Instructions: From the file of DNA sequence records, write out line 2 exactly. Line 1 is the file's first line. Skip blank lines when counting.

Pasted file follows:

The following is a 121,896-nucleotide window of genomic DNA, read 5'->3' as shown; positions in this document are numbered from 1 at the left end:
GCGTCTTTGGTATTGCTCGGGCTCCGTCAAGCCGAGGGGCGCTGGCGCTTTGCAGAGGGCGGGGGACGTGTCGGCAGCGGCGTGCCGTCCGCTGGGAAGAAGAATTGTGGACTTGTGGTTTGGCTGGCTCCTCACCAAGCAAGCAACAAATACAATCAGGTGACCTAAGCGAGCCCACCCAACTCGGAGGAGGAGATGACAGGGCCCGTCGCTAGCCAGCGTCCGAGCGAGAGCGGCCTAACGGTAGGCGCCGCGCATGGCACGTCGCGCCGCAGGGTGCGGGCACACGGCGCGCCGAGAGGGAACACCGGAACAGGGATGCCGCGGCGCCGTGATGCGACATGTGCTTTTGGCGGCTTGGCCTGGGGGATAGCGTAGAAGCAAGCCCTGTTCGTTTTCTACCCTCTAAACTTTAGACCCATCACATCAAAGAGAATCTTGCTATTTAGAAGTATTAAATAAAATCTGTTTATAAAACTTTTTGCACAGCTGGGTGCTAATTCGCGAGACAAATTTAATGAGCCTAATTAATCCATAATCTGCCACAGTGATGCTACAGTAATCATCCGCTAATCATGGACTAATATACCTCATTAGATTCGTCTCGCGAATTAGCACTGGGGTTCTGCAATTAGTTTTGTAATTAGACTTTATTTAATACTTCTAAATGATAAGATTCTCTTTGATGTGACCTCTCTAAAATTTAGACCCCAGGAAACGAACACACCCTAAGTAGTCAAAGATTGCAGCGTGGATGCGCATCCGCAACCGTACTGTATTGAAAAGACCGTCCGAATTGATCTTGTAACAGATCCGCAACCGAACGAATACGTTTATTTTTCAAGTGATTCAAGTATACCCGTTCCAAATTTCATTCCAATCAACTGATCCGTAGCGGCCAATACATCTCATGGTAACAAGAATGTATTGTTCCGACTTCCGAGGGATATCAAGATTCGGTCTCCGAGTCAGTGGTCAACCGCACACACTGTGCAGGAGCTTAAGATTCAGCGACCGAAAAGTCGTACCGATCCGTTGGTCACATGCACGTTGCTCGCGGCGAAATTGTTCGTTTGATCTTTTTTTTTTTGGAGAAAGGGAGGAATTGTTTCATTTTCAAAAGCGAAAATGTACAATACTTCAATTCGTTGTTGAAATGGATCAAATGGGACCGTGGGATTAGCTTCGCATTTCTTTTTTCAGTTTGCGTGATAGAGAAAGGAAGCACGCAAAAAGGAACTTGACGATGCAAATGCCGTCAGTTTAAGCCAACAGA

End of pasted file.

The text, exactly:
GCGTCTTTGGTATTGCTCGGGCTCCGTCAAGCCGAGGGGCGCTGGCGCTTTGCAGAGGGCGGGGGACGTGTCGGCAGCGGCGTGCCGTCCGCTGGGAAGAAGAATTGTGGACTTGTGGTTTGGCTGGCTCCTCACCAAGCAAGCAACAAATACAATCAGGTGACCTAAGCGAGCCCACCCAACTCGGAGGAGGAGATGACAGGGCCCGTCGCTAGCCAGCGTCCGAGCGAGAGCGGCCTAACGGTAGGCGCCGCGCATGGCACGTCGCGCCGCAGGGTGCGGGCACACGGCGCGCCGAGAGGGAACACCGGAACAGGGATGCCGCGGCGCCGTGATGCGACATGTGCTTTTGGCGGCTTGGCCTGGGGGATAGCGTAGAAGCAAGCCCTGTTCGTTTTCTACCCTCTAAACTTTAGACCCATCACATCAAAGAGAATCTTGCTATTTAGAAGTATTAAATAAAATCTGTTTATAAAACTTTTTGCACAGCTGGGTGCTAATTCGCGAGACAAATTTAATGAGCCTAATTAATCCATAATCTGCCACAGTGATGCTACAGTAATCATCCGCTAATCATGGACTAATATACCTCATTAGATTCGTCTCGCGAATTAGCACTGGGGTTCTGCAATTAGTTTTGTAATTAGACTTTATTTAATACTTCTAAATGATAAGATTCTCTTTGATGTGACCTCTCTAAAATTTAGACCCCAGGAAACGAACACACCCTAAGTAGTCAAAGATTGCAGCGTGGATGCGCATCCGCAACCGTACTGTATTGAAAAGACCGTCCGAATTGATCTTGTAACAGATCCGCAACCGAACGAATACGTTTATTTTTCAAGTGATTCAAGTATACCCGTTCCAAATTTCATTCCAATCAACTGATCCGTAGCGGCCAATACATCTCATGGTAACAAGAATGTATTGTTCCGACTTCCGAGGGATATCAAGATTCGGTCTCCGAGTCAGTGGTCAACCGCACACACTGTGCAGGAGCTTAAGATTCAGCGACCGAAAAGTCGTACCGATCCGTTGGTCACATGCACGTTGCTCGCGGCGAAATTGTTCGTTTGATCTTTTTTTTTTTGGAGAAAGGGAGGAATTGTTTCATTTTCAAAAGCGAAAATGTACAATACTTCAATTCGTTGTTGAAATGGATCAAATGGGACCGTGGGATTAGCTTCGCATTTCTTTTTTCAGTTTGCGTGATAGAGAAAGGAAGCACGCAAAAAGGAACTTGACGATGCAAATGCCGTCAGTTTAAGCCAACAGA